My Holiday In North Korea
THE FUNNIEST/WORST PLACE ON EARTH
I stood in the rain with my North Korean handlers (a.k.a. guards) as we waited for our car.
“Very lucky. Nice sunny day,” observed the older one.
And with that I tumbled dizzily, like Alice, down the rabbit hole.
“My Holiday in North Korea: The Funniest / Worst Place on Earth” by Wendy E. Simmons: You remember “Eat, Love, Pray” and “Under the Tuscan Sun”? Yeah, this really isn’t like those. It’s better.”
"...funny, witty, and fascinating.... Did I expect NoKo officials trying to pitch what a great and amazing country that they live in? Of course, but the beauty of this book is that with Wendy’s brilliant sense of humor and sarcasm, we know it’s all lies and a facade.... if you have a weird fascination of North Korea and need a little laughter and raw utter truth as to what it is like vacationing there then I urge you to go read this book."
“…an irresistible read…. Simmons presents a rare and fascinating look at the tourist's North Korea in a work that is humorous, appalling, and very sad. A highly recommended and revealing glimpse into a secretive land.”
“A death-defying adventure, filled with despair and tiny pieces of hope, and beautiful—I wish I was as brave as Wendy.”
—James Altucher, bestselling author, entrepreneur, podcaster
PHOTOGRAPHER WENDY SIMMONS WANTED IN.
A born explorer, she is thrilled when granted a rare entry visa—despite the country’s penchant for detaining tourists.
In My Holiday in North Korea: The Funniest/Worst Place on Earth. Wendy offers readers a glimpse of North Korea as it’s never been seen before. Because even though it’s one of the scariest places on Earth, she somehow forgets to check her sense of humor at the border. Even worse, she’s never met a rule she didn’t want to break!
Oh my Dear Leader.
But Wendy’s initial amusement and bewilderment soon turn into frustration and growing paranoia.
For ten days, she hurtles through a “North Korea is Great! America is Not!” tour. She’s attached by a virtual shock-collar to two female handlers who monitor her every step—and guard their every word. And Wendy’s pretty convinced one of them is crazy, even by North Korean standards.
Worse, she can’t seem to get a straight answer from anyone, ever. “Everyone in North Korea lies to you about everything, all the time. Doesn’t matter what, who, or why, or whether it’s small stuff or big stuff. And when they aren’t outright lying to you, they’re either purposely unclear, or evasive.”
Since any response Wendy gets is equally likely to be true or not true, it’s no wonder she slowly begins to question her sanity.
Before long, she learns the essential conundrum of “tourism” in North Korea.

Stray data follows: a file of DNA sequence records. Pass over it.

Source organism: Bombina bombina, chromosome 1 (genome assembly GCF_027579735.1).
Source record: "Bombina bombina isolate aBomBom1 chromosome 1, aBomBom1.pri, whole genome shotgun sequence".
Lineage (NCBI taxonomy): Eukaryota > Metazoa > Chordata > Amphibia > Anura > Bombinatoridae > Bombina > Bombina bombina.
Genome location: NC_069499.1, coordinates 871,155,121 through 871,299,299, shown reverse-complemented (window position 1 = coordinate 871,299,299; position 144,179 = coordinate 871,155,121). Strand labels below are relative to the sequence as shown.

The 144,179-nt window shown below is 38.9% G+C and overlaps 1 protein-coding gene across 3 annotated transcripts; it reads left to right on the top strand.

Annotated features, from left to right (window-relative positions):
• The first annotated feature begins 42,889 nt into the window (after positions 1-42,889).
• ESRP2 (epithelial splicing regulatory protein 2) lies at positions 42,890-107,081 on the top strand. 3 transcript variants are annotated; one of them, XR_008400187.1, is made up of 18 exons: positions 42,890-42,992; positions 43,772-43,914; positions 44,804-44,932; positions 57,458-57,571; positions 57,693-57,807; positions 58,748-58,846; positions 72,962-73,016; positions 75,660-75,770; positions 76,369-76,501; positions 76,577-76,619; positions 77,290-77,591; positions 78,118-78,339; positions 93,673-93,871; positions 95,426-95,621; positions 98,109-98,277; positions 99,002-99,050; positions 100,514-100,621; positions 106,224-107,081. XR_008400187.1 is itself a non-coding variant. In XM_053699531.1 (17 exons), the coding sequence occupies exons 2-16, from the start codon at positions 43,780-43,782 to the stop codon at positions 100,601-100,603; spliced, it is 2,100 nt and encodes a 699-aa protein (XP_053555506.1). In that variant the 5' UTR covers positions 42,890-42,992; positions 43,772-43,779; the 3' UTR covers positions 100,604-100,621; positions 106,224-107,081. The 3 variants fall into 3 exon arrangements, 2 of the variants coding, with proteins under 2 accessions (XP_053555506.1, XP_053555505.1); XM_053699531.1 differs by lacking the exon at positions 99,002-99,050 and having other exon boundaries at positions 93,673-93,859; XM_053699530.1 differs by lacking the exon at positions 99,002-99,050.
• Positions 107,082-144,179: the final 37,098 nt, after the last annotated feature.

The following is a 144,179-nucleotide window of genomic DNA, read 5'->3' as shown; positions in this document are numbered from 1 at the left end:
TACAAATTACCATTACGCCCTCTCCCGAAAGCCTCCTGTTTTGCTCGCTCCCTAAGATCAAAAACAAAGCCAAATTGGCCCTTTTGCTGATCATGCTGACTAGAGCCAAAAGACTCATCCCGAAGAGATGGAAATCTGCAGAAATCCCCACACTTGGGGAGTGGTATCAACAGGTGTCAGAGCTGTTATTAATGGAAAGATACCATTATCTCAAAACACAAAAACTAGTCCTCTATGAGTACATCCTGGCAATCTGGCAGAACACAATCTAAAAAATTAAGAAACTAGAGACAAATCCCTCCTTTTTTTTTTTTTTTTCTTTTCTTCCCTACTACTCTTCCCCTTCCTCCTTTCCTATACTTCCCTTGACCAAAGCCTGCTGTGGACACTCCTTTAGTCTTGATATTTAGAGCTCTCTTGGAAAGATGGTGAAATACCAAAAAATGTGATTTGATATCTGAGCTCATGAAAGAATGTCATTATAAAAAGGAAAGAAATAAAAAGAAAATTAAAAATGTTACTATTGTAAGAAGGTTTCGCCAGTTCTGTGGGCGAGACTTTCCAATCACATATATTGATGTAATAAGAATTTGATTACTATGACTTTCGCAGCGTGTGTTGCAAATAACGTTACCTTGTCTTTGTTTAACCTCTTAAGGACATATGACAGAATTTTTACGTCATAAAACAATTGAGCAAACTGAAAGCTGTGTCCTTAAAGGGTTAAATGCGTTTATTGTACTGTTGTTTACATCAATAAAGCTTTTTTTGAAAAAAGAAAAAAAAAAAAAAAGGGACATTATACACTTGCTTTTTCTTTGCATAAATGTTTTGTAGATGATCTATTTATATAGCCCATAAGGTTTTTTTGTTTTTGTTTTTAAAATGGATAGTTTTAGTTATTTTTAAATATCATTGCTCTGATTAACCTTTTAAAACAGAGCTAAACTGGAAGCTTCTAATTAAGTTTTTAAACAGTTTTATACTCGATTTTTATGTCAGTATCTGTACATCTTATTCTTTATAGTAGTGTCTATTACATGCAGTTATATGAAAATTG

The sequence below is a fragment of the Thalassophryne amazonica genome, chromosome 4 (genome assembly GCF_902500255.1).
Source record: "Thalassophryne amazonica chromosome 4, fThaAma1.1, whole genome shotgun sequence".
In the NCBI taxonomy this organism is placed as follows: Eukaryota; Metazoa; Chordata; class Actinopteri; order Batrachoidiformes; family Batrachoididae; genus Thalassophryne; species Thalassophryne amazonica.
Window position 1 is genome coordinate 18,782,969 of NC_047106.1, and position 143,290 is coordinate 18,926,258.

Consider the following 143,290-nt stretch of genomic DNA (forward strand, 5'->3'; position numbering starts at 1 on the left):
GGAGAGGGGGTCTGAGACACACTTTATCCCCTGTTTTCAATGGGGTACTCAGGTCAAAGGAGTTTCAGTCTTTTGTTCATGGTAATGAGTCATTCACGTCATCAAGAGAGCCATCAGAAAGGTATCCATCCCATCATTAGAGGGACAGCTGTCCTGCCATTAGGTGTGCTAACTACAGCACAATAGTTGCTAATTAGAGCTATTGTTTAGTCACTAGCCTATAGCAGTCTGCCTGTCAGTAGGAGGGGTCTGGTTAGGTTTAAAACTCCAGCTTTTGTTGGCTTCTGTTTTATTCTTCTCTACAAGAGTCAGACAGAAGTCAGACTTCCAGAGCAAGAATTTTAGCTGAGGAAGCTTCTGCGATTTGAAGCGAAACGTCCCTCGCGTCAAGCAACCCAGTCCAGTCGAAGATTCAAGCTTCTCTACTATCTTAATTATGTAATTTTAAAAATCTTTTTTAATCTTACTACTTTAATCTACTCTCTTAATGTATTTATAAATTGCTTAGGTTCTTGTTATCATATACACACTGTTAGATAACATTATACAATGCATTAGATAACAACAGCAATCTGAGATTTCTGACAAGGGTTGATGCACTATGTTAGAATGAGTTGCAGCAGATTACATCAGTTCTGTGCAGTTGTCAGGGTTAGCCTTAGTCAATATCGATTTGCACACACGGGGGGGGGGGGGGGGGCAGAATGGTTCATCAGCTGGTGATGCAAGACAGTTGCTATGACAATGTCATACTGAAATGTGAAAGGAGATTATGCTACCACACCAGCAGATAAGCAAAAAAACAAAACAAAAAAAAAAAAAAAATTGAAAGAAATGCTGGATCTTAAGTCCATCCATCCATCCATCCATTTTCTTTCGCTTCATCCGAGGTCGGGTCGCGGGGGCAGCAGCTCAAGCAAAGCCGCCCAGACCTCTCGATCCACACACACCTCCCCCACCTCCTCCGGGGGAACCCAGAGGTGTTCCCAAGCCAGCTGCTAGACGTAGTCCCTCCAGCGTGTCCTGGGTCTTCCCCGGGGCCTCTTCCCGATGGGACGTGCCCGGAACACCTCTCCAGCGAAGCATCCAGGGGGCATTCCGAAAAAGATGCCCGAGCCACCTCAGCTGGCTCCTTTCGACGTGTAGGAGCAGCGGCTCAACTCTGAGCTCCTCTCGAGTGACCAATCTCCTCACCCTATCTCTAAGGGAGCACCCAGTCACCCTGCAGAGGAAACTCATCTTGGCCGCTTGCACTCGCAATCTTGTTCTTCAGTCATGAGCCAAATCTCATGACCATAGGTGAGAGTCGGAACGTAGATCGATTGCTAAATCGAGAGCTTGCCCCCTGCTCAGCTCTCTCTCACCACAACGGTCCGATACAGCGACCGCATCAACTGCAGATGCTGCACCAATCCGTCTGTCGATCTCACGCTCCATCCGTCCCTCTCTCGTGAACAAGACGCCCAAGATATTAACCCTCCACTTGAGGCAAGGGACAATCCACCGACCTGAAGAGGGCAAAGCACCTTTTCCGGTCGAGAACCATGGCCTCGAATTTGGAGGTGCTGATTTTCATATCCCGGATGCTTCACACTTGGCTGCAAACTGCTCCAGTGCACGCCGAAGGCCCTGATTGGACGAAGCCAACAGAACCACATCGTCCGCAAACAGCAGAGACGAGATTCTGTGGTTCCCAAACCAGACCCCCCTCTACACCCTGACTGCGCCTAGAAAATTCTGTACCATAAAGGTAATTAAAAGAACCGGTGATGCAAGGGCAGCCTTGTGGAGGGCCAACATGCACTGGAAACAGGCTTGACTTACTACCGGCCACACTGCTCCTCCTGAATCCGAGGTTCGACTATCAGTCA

“Travel is truly a love affair. But, just like love, it’s a two-way street. And North Korea deprives you of all this. They want you to fall in love with the singular vision of the country they’re willing to show you and nothing more.”
But Wendy can’t help but search for cracks in the façade.
Through poignant and laugh-out-loud essays, Wendy chronicles one of the strangest vacations ever. Along the way she bares all while trying to befriend her enigmatic minders and undergoes an inner journey as convoluted as the country itself.
“Writer and photographer Wendy Simmons shares a personal account of her vacation to one of the most reclusive nations on the planet. During her journey she finds herself caught between an international crisis sparked by the film The Interview and accidentally crashing the ‘wedding’ of a North Korean bride to be.”
—Buzzfeed’s Gabriel Sanchez
“My Holiday In North Korea by the very funny Wendy Simmons is a must-read for anyone who wants to lift the veil and spy on the real North Korea. But more than that, it is Ms. Simmons’ ease at being a traveler to distant and strange lands that gives this book its unusual insight into what people behind a real iron curtain think, and yes, feel.”
—Maria T. Lennon, Novelist, a screenwriter,
and the author of Confessions of a So-called Middle Child,
and Making It Up as I Go Along
“Wendy Simmons traveled to a place few of us will ever go and found herself in the ultimate Potemkin Village. Her intrepid desire to discover the reality behind the stagecraft escorts the reader through My Holiday in North Korea with words and pictures that render this mysterious country both knowable and unknowable, and always fascinating. Simmons’ insightful and funny storytelling evocatively captures the deception, corruption, humor and, ultimately, anguished humanity of a bizarre nation. It’s a wild trip.”
—Jon Reiner, James Beard Award-winning author of
The Man Who Couldn’t Eat